For Buyers

Advantages of Buying at Auction

  1. The opportunity to purchase the property for less than you expected to pay.
  2. Knowing that you did not over pay because there was someone else willing to pay one bid increment below what you paid.
  3. All bidders are on a level playing field in that the terms and conditions apply equally to all bidders.
  4. No negotiating conflicts or haggling over price.
  5. When the auction is over, the buyer knows immediately if he/she won the item.

Types of Auctions

There are two types of auctions – Absolute and Reserve.

An Absolute Auction is one in which the property is sold to the highest bidder regardless of price. The advantage of an Absolute auction is that bidders know the property is going to sell without reservation of price. Thus it tends to generate more interest among potential buyers. In an Absolute auction the Seller cannot bid on the property nor can anyone bid on the Seller’s behalf. If an auction is not advertised as Absolute, you can presume that it is a Reserve auction

A Reserve Auction is one in which the Seller can put a minimum, or reserve price, on the property. The advantage of the Reserve auction is that if the property doesn’t bring what the Seller needs, it does not have to be sold. The disadvantage of a Reserve auction is that it is usually not as effective in generating interest and attendance among potential buyers. In a Reserve auction the Seller may: 1) set the minimum amount, 2) have the sale price subject to confirmation, 3) accept or reject the final bid, or 4) designate someone to bid on the Seller’s behalf, with proper disclosure.

What is a Buyer’s Premium?

A buyer’s premium is a percentage added to the bid to determine the final selling price of the property. For example, if there is a 10% buyer’s premium and the final bid is $100,000, the final selling price is $110,000. The buyer’s premium is paid to the seller and is in turn used to assist the seller in paying the costs of the auction. These costs usually include, but are not limited to, advertising, commissions, and other costs that may be incurred in bringing the property to auction.

The use of a buyer’s premium does not mean the buyer must pay more than originally intended. For instance in the example above, if the buyer intended to only pay $100,000, they should stop bidding at $91,000. In that case a 10% buyer’s premium would make the final selling price $100,100.

Most of our real estate auctions and our personal property auctions include a buyer’s premium. Whether a buyer’s premium is used, should be disclosed in the advertising or at least addressed prior to the auction. If it is not, feel free to contact the Auctioneer and ask.

Pre-auction Inspections

Real Estate: For nearly all real estate auctions there are one or two prescheduled “open houses” several days prior to the auction. If you are not able to attend the “open house” we will try to arrange a separate time for you to view the property.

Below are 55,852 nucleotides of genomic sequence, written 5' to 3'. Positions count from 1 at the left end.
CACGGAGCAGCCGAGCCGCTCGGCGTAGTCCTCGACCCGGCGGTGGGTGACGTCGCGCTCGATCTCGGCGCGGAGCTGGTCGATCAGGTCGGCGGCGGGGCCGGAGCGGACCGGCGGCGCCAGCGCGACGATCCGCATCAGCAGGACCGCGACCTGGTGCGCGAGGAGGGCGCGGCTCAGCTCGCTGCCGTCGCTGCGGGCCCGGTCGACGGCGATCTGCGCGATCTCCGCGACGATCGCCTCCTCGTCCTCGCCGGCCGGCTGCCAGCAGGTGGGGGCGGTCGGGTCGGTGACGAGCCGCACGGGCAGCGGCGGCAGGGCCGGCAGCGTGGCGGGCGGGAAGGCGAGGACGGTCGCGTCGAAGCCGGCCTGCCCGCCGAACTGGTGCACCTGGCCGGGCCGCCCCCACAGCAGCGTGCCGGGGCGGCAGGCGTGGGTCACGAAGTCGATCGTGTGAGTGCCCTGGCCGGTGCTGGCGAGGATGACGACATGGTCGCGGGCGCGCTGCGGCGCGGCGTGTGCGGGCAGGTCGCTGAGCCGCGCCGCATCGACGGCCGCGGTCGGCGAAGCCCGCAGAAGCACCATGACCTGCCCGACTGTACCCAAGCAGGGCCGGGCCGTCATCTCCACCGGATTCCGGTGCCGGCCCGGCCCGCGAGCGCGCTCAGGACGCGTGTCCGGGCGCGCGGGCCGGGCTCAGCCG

In nearly all real estate auctions, the property is sold “as is” with no condition or contingency. That includes inspections such as home, termites, radon, lead-based paint, etc. We want potential buyers to be as knowledgeable about the property as they care to be. Thus, potential buyers are welcome to get any kind of inspection they want but it should be done prior to the auction; it cannot be used as a negotiating item with the Seller; and the potential buyer must pay for the inspection.

Personal Property: The public is welcome to inspection the personal property prior to the auction. The inspection times scheduled vary depending on the type and amount of property being auctioned. In most cases the inspection time is indicated in the advertising. If not, feel free to call the Auctioneer to determine when the pre-auction inspection is scheduled.

Buying Real Estate at Auction

As more sellers are offering their real estate for sale by auction, more buyers are entering the market place by purchasing properties at auction. Some of the advantages of the auction method for buyers are:

  1. Pre-established terms and conditions. This puts all potential buyers on a “level playing field” in their opportunity to purchase the property.
  2. Open forum environment. Nearly all auctions are conducted in an open market forum whereby all bidders have the privilege of seeing who is bidding and observe and establish the bidding increments.
  3. Establishes the market value. Buyers seldom want to pay more for a property than they have to. In an auction, the buyer has the confidence of knowing that they had to pay just enough to get the property, otherwise the second place bidder would have gotten the property at the next lowest bidding increment.
  4. Potential for buying at a price lower than expected. Most bidders come to an auction with an amount in mind as to how much they plan to pay for the property. If the bidding stops below the amount they were willing to pay, they have saved money. If the bidding goes higher than what they were willing to pay, the bidder still had the option to stop bidding or to continue bidding.

Knowing the Terms and Conditions

This is a very important part of the auction that the buyer should be aware of. The terms and conditions of sale will vary among real estate auctions and among personal property auctions. Potential buyers are advised to be fully aware of the terms and conditions of sale before bidding on the property.
For example, for Real Estate auctions, key terms of sale would include:

  • how much down payment,
  • what forms of payment are acceptable,
  • date of closing and possession.

For Personal Property auctions, key terms of sale would include:

  • what forms of payment are accepted,
  • when must items be removed from the auction site.